I feel this daily in my parenting. I feel there's always something I'm leaving undone; a box left unchecked or a door hanging open. I fear the judgement of my children when they are grown:

"Remember when mom would get sad and depressed and just send us outside? Remember when she'd wash her hands a lot or spend all of that time on the computer instead of making Pinterest crafts out of root beer bottles and hemp?"

and, let's be honest. The one we all fear:

REMEMBER HOW UTTERLY CRAPPY OUR CHILDHOOD WAS?"




These thoughts lead to more self-hate, and then the self-hate leads to me turning more inward. Friends wonder why I haven't called for weeks and then when I write on my blog that I'm lonely, they ask me why I didn't reach out.

I don't know? Is that an acceptable answer? 

When I was pregnant with my second child I decided to forego all anxiety medication. Our first child was born with her liver hanging out and no anus, so I figured (as all guilty mothers do) that my choosing to take the antidepressants was the reason my child was born so sick.

To say that this next pregnancy was hell would be to say that Oprah is bathing in hundred dollar bills at the time of this writing. I was so miserable. I was anxious. I fixated for hours each day upon the numerous ways he would die in utero, sometimes spending 4 - 5 hours on the computer "researching" other stories of parents who had given birth to stillborn babies. I would contact them and ask them for their stories, sure I could keep a stillbirth at bay if I only did the right things. 

Pregnancy was my prison.

When I was 37 weeks pregnant I was mopping our kitchen floor, something that hadn't been done for about two months. My 23 month old daughter was standing next to the mop bucket, looking up at me with these huge brown eyes, and all I could do was collapse next to her, gather her in my arms, and, sobbing, call the doctor.

I told her of my symptoms, spluttering, "I just know he's going to die. I just know it! There are so many rituals I have to perform and I can't sleep and I don't eat and my mind is so tired. So very tired! She delivered our son the next day. I'm telling you: as soon as that umbilicus was cut, my mind was clear again.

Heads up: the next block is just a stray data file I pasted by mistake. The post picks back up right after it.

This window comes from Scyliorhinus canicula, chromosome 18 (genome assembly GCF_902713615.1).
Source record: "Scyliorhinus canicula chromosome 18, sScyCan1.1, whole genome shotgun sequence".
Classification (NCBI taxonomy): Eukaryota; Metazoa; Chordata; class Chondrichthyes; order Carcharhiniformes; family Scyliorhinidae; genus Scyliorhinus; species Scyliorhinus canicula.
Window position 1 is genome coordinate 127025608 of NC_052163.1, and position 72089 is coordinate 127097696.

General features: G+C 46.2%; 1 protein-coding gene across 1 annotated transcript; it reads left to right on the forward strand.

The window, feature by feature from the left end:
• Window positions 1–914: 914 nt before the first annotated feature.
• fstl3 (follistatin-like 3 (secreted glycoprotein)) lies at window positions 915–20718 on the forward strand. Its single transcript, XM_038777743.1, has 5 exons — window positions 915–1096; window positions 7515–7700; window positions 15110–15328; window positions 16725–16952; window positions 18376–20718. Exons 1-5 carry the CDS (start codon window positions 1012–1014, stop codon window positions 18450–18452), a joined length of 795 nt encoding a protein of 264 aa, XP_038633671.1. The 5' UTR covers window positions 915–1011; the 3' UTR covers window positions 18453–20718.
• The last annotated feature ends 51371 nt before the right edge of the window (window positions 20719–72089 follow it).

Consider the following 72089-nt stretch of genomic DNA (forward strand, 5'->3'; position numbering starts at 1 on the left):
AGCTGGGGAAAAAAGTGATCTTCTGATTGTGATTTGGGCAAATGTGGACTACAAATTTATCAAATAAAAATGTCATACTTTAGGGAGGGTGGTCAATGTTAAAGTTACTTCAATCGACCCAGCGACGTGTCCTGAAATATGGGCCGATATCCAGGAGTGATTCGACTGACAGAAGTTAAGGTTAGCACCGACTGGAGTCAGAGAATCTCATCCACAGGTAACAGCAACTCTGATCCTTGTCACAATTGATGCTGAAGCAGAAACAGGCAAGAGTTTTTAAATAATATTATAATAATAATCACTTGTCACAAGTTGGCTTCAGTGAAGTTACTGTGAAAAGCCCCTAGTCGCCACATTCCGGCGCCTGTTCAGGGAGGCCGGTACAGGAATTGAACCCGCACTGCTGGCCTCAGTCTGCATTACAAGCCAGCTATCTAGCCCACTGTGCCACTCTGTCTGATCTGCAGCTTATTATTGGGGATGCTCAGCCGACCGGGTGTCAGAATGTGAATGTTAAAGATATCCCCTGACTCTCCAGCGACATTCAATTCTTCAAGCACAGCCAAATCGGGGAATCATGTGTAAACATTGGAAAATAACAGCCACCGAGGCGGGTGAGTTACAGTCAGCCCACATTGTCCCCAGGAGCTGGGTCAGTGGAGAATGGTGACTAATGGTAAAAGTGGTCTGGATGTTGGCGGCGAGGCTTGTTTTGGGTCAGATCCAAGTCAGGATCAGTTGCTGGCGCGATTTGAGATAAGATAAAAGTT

I've learned over the years that there are just going to be days where the OCD is worse than on others. There are days (especially when I'm tired) where I can't look at any amount of writing without re-reading every inch of what is written over three times. 

The only way I can describe dealing with OCD to someone who doesn't deal with it is that it is an itch that begs to be scratched. The more you ignore it, the louder it gets. 

There are times when the anxiety is so bad that I have to take three deep breaths and snuggle into the crook of my husband's warmth, imagining his body taking away some of my pain.

I am suddenly African American and TOTALLY look that good in my skivvies.
I've learned that, in mothering as in anything else, some mothers have a harder time simply getting up in the morning. Getting from point "A" to "B" is harder for me than it is for others. I've learned to stop comparing myself to the mom who packs her kids organic lunches, never raises her voice, and reads "Little House on the Prairie" aloud while I'm on the other side of town, thankful my kids are in their rooms, even if they're fighting.

Victory is in the little battles, and I have no idea what someone else's struggle may be. I've always known that. 

The freedom, though, has been in learning to be awake to my own depression and anxiety and move them from the shadows into the light. It's OK some days for me to be feeling anxious, to feel that I just "went through the motions" in caring for my children instead of beating myself up about it in sequences of threes.

Do you know, dear fellow mother-friend, whoever you are? Do you know what else I know? My fingers shake as I type these words and my mind releases a flood of fear as I think of the judgement I may receive in admitting these things.

I know something else, though, something else that holds a far greater and unmalleable truth:

There is such freedom in the telling.

Monday, August 18, 2014

Why we need to save the batteries

I am a BzzAgent, which means that I get to try stuff free and tell you all about it.

Up for Review today is the Littlest Pet Shop Style Set.